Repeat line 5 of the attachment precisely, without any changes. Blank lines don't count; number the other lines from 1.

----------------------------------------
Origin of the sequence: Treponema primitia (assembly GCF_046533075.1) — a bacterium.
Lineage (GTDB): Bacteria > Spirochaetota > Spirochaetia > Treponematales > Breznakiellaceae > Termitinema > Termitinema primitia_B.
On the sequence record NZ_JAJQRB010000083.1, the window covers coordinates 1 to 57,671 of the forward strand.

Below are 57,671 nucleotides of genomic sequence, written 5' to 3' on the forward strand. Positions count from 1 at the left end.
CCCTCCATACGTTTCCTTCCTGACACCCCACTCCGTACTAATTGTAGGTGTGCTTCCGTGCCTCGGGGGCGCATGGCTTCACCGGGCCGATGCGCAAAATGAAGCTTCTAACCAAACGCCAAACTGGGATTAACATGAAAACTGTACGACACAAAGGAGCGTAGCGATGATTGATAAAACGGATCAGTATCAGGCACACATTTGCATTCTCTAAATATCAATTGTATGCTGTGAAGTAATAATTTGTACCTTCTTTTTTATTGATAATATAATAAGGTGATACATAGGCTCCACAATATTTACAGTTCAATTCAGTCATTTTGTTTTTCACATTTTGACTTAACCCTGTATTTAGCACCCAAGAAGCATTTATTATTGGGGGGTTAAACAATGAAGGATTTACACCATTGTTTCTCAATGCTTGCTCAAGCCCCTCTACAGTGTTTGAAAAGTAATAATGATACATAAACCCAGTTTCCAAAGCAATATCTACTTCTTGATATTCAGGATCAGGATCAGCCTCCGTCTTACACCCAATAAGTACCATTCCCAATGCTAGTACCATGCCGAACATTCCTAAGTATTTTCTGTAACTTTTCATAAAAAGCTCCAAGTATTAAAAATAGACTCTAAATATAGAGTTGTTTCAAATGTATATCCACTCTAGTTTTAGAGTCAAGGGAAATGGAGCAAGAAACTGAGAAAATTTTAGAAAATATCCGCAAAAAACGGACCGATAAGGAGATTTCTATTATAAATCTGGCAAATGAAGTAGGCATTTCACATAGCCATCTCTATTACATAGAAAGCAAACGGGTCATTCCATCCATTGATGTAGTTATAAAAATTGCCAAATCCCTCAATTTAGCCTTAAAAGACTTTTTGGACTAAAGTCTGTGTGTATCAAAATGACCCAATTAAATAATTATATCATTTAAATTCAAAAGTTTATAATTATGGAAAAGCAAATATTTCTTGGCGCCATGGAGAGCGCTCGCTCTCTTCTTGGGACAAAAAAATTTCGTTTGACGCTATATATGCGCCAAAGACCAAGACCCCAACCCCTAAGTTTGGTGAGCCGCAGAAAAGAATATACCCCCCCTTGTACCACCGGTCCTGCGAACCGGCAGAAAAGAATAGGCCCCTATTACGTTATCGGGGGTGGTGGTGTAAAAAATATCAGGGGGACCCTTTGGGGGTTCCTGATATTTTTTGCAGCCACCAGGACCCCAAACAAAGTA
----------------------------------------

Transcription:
CCCTCCATACGTTTCCTTCCTGACACCCCACTCCGTACTAATTGTAGGTGTGCTTCCGTGCCTCGGGGGCGCATGGCTTCACCGGGCCGATGCGCAAAATGAAGCTTCTAACCAAACGCCAAACTGGGATTAACATGAAAACTGTACGACACAAAGGAGCGTAGCGATGATTGATAAAACGGATCAGTATCAGGCACACATTTGCATTCTCTAAATATCAATTGTATGCTGTGAAGTAATAATTTGTACCTTCTTTTTTATTGATAATATAATAAGGTGATACATAGGCTCCACAATATTTACAGTTCAATTCAGTCATTTTGTTTTTCACATTTTGACTTAACCCTGTATTTAGCACCCAAGAAGCATTTATTATTGGGGGGTTAAACAATGAAGGATTTACACCATTGTTTCTCAATGCTTGCTCAAGCCCCTCTACAGTGTTTGAAAAGTAATAATGATACATAAACCCAGTTTCCAAAGCAATATCTACTTCTTGATATTCAGGATCAGGATCAGCCTCCGTCTTACACCCAATAAGTACCATTCCCAATGCTAGTACCATGCCGAACATTCCTAAGTATTTTCTGTAACTTTTCATAAAAAGCTCCAAGTATTAAAAATAGACTCTAAATATAGAGTTGTTTCAAATGTATATCCACTCTAGTTTTAGAGTCAAGGGAAATGGAGCAAGAAACTGAGAAAATTTTAGAAAATATCCGCAAAAAACGGACCGATAAGGAGATTTCTATTATAAATCTGGCAAATGAAGTAGGCATTTCACATAGCCATCTCTATTACATAGAAAGCAAACGGGTCATTCCATCCATTGATGTAGTTATAAAAATTGCCAAATCCCTCAATTTAGCCTTAAAAGACTTTTTGGACTAAAGTCTGTGTGTATCAAAATGACCCAATTAAATAATTATATCATTTAAATTCAAAAGTTTATAATTATGGAAAAGCAAATATTTCTTGGCGCCATGGAGAGCGCTCGCTCTCTTCTTGGGACAAAAAAATTTCGTTTGACGCTATATATGCGCCAAAGACCAAGACCCCAACCCCTAAGTTTGGTGAGCCGCAGAAAAGAATATACCCCCCCTTGTACCACCGGTCCTGCGAACCGGCAGAAAAGAATAGGCCCCTATTACGTTATCGGGGGTGGTGGTGTAAAAAATATCAGGGGGACCCTTTGGGGGTTCCTGATATTTTTTGCAGCCACCAGGACCCCAAACAAAGTA